Periodically Curating Los Angeles publishes guest posts that highlight an interesting facet of life in greater LA. While they can focus on people, organizations, or places, among other subjects, what I look for is an article with a LA focus that engages me personally. Today I’m pleased to present an original piece written by James Bartlett.
Guest post by James Bartlett
The Los Angeles Police Department (LAPD) may be known to the world for high-speed freeway chases, but here at The Grove outdoor mall in the Fairfax District, it’s a rather different story…..
The ding-ding-ding of the faux 1950s streetcar mixes with the sounds of water shooting skywards in perfect sync to a Sinatra tune, and people snap selfies of the display (and themselves) – but the two people in the gray, lattice-windowed structure nearby aren’t here for shopping or the splashy show.
They are on duty in a unique police substation that’s putting a friendly face on the LAPD in the center of a destination visited by millions every year. A sort of grandfather to the blue police boxes of 1960s London that inspired “Doctor Who’s” Tardis, thousands of kobans have been in operation across Japan since the 19th century, and now their community police box idea has arrived here too.
It was The Grove that approached the LAPD about opening and funding this koban, explained Teddy Williams, a 23 year veteran and former Marine, as the air conditioning blew at full blast in the small structure – there’s barely room for chairs, a small fridge and a tall filing cabinet.
He admitted that while much of their work here isn’t exactly heart-pounding, they’re nevertheless always keeping a vigilant eye out for anything – anything at all. “So far nothing out of the ordinary has happened, though the mall security did recently have a Donald Trump lookalike (wig included!) who jumped in the fountain,” he laughs, adding that most of the crimes at The Grove are small-scale larcenies.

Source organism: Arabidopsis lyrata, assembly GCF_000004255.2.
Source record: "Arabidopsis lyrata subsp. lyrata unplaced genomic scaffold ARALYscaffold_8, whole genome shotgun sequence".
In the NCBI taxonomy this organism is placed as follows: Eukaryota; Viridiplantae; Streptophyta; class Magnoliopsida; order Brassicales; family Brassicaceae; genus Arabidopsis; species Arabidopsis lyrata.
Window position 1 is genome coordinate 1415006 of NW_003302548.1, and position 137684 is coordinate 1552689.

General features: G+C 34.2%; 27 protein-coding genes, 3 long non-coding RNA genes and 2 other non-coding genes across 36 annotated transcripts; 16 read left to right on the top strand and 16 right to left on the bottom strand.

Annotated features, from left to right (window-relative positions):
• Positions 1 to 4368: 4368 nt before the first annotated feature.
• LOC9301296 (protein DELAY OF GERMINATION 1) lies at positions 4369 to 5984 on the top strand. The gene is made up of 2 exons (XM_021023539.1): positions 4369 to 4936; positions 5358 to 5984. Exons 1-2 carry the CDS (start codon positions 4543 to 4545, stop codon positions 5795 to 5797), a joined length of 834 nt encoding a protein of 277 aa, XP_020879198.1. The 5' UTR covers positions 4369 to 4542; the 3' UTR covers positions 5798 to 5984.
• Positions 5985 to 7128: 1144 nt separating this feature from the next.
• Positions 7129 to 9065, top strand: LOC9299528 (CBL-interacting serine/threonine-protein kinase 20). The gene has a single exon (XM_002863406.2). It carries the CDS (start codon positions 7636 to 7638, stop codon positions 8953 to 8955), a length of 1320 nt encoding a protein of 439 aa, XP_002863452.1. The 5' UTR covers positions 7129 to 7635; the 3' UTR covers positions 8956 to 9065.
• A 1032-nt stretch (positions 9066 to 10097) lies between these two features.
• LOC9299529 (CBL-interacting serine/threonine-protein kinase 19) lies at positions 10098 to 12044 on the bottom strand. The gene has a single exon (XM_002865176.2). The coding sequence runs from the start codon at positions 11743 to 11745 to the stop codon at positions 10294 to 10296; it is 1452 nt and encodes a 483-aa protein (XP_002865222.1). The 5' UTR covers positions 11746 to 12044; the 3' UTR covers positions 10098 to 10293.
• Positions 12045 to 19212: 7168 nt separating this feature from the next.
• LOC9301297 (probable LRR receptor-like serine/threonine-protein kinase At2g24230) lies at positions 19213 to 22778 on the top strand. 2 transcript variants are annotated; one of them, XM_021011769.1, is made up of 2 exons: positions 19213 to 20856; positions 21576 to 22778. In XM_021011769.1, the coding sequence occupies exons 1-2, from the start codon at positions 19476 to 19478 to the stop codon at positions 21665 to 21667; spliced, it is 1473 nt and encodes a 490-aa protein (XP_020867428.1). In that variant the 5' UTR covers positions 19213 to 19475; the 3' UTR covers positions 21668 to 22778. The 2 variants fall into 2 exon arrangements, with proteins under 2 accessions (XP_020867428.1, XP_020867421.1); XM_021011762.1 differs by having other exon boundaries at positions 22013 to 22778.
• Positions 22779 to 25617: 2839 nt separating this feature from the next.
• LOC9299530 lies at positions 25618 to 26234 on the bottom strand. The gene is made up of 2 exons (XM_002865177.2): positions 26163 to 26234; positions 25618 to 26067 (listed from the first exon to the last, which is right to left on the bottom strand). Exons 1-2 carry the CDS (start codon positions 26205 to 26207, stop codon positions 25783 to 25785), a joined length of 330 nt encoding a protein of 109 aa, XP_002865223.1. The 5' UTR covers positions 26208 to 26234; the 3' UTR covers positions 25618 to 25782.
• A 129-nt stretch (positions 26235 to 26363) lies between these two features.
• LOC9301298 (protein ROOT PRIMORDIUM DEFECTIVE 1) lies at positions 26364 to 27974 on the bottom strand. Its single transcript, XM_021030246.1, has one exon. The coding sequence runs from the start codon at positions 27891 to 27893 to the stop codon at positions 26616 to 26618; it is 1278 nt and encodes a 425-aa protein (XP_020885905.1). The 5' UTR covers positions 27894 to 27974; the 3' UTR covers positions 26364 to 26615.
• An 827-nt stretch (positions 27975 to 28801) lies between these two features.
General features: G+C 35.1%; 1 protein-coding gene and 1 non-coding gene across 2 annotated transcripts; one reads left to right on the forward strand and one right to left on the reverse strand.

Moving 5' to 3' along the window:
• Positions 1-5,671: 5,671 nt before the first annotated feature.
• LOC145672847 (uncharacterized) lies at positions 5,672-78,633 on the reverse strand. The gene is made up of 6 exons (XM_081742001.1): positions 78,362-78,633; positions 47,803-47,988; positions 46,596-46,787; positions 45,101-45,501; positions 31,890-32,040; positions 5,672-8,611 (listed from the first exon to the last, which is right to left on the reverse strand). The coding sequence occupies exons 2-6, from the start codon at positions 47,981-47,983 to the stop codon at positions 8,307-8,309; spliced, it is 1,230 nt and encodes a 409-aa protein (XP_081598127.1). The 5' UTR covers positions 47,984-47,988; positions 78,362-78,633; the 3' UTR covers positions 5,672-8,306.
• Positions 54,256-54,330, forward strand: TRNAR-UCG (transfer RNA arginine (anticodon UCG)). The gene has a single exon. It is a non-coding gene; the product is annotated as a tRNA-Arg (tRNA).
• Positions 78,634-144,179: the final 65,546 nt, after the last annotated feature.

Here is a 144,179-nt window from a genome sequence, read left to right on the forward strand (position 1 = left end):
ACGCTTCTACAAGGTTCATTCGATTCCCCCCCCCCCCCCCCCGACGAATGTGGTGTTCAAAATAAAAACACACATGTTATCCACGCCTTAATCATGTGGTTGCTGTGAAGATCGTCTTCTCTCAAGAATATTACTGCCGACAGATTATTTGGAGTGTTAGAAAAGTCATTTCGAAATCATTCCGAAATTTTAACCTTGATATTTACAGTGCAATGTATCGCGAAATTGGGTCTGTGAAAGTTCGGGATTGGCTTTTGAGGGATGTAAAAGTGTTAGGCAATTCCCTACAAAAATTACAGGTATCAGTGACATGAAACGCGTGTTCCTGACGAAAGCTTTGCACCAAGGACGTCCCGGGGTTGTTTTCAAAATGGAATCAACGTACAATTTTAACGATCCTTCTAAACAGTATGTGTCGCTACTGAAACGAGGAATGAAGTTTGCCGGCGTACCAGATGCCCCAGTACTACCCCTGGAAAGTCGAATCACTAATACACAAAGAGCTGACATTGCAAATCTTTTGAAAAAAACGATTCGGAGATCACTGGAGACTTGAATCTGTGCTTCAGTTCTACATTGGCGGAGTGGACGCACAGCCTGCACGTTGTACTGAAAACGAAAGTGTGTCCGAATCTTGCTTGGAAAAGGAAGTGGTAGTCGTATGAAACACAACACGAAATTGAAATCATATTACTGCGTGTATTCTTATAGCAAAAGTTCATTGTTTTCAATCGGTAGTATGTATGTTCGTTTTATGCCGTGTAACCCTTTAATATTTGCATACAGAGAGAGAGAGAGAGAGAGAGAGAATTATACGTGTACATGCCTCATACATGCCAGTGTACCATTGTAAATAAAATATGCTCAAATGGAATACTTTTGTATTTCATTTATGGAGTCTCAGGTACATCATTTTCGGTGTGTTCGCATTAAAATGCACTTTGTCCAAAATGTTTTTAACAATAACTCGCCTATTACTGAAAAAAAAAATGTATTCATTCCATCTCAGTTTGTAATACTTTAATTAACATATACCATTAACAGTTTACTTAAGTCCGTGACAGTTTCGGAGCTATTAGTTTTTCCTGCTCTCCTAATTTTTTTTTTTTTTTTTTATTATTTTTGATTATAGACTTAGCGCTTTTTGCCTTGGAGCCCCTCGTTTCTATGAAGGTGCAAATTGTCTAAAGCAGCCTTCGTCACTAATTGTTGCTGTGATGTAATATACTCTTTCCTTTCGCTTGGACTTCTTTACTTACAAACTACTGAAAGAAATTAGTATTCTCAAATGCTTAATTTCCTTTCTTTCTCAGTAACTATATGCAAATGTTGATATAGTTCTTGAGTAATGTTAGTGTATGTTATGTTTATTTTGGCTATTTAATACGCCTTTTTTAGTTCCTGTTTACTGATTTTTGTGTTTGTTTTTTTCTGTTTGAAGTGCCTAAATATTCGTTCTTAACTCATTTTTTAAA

There’s the rather predictable “shoplifting,” or stealing from the stores, and also LFA – larceny from automobile. “This is a popular last-stop for tourists before they go to LAX,” he reveals, “and some folks from out-of-town or abroad are more used to leaving their doors unlocked.”
At that moment there’s a strange sound (at least to some of the momentarily-confused tourists), but there’s no cause for alarm: it’s a number of excited teenage girls. “When there’s a celebrity out shopping, the teenagers go crazy!” says one of the mall’s numerous security staff, who have stopped by to say hello while on their beat.
Though there is a koban that serves as a visitor’s center in Little Tokyo, this is the first one in LA that’s fit for purpose, and the biggest surprise of all, Williams says, is that people regularly come up to the always-open window. “We have stickers and coloring books for kids – and mall guides – but people from all over the world have been coming by just to shake hands. The koban is already a good thing for everyone.”
Each officer from the Wilshire division is assigned here two days a month, “and it’s quickly become a popular shift,” Williams admits, before he’s interrupted by a crackle on the radio. It seems someone has been light-fingered in one of the stores. It won’t make the nightly news, but they’re happy with that.